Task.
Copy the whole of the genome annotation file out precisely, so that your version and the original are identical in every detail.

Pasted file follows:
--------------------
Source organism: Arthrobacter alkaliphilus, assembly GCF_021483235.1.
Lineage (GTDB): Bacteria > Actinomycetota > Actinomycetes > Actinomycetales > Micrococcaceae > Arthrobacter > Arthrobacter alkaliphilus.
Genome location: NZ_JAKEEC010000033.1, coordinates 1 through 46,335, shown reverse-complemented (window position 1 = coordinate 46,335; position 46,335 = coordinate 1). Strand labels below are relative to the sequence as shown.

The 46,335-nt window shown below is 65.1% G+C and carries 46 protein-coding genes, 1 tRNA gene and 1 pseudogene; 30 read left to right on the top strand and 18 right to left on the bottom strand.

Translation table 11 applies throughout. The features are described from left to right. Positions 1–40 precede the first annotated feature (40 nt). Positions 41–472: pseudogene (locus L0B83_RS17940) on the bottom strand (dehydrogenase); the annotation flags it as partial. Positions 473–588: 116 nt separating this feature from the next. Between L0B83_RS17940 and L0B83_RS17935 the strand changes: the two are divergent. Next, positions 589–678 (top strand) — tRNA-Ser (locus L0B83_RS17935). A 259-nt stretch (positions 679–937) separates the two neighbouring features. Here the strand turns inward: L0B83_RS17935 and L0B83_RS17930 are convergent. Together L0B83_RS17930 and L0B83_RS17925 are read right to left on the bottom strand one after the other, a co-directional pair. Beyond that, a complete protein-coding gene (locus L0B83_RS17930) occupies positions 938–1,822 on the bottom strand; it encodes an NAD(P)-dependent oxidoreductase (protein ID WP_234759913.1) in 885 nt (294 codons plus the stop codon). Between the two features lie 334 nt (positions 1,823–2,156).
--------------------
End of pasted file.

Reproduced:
Source organism: Arthrobacter alkaliphilus, assembly GCF_021483235.1.
Lineage (GTDB): Bacteria > Actinomycetota > Actinomycetes > Actinomycetales > Micrococcaceae > Arthrobacter > Arthrobacter alkaliphilus.
Genome location: NZ_JAKEEC010000033.1, coordinates 1 through 46,335, shown reverse-complemented (window position 1 = coordinate 46,335; position 46,335 = coordinate 1). Strand labels below are relative to the sequence as shown.

The 46,335-nt window shown below is 65.1% G+C and carries 46 protein-coding genes, 1 tRNA gene and 1 pseudogene; 30 read left to right on the top strand and 18 right to left on the bottom strand.

Translation table 11 applies throughout. The features are described from left to right. Positions 1–40 precede the first annotated feature (40 nt). Positions 41–472: pseudogene (locus L0B83_RS17940) on the bottom strand (dehydrogenase); the annotation flags it as partial. Positions 473–588: 116 nt separating this feature from the next. Between L0B83_RS17940 and L0B83_RS17935 the strand changes: the two are divergent. Next, positions 589–678 (top strand) — tRNA-Ser (locus L0B83_RS17935). A 259-nt stretch (positions 679–937) separates the two neighbouring features. Here the strand turns inward: L0B83_RS17935 and L0B83_RS17930 are convergent. Together L0B83_RS17930 and L0B83_RS17925 are read right to left on the bottom strand one after the other, a co-directional pair. Beyond that, a complete protein-coding gene (locus L0B83_RS17930) occupies positions 938–1,822 on the bottom strand; it encodes an NAD(P)-dependent oxidoreductase (protein ID WP_234759913.1) in 885 nt (294 codons plus the stop codon). Between the two features lie 334 nt (positions 1,823–2,156).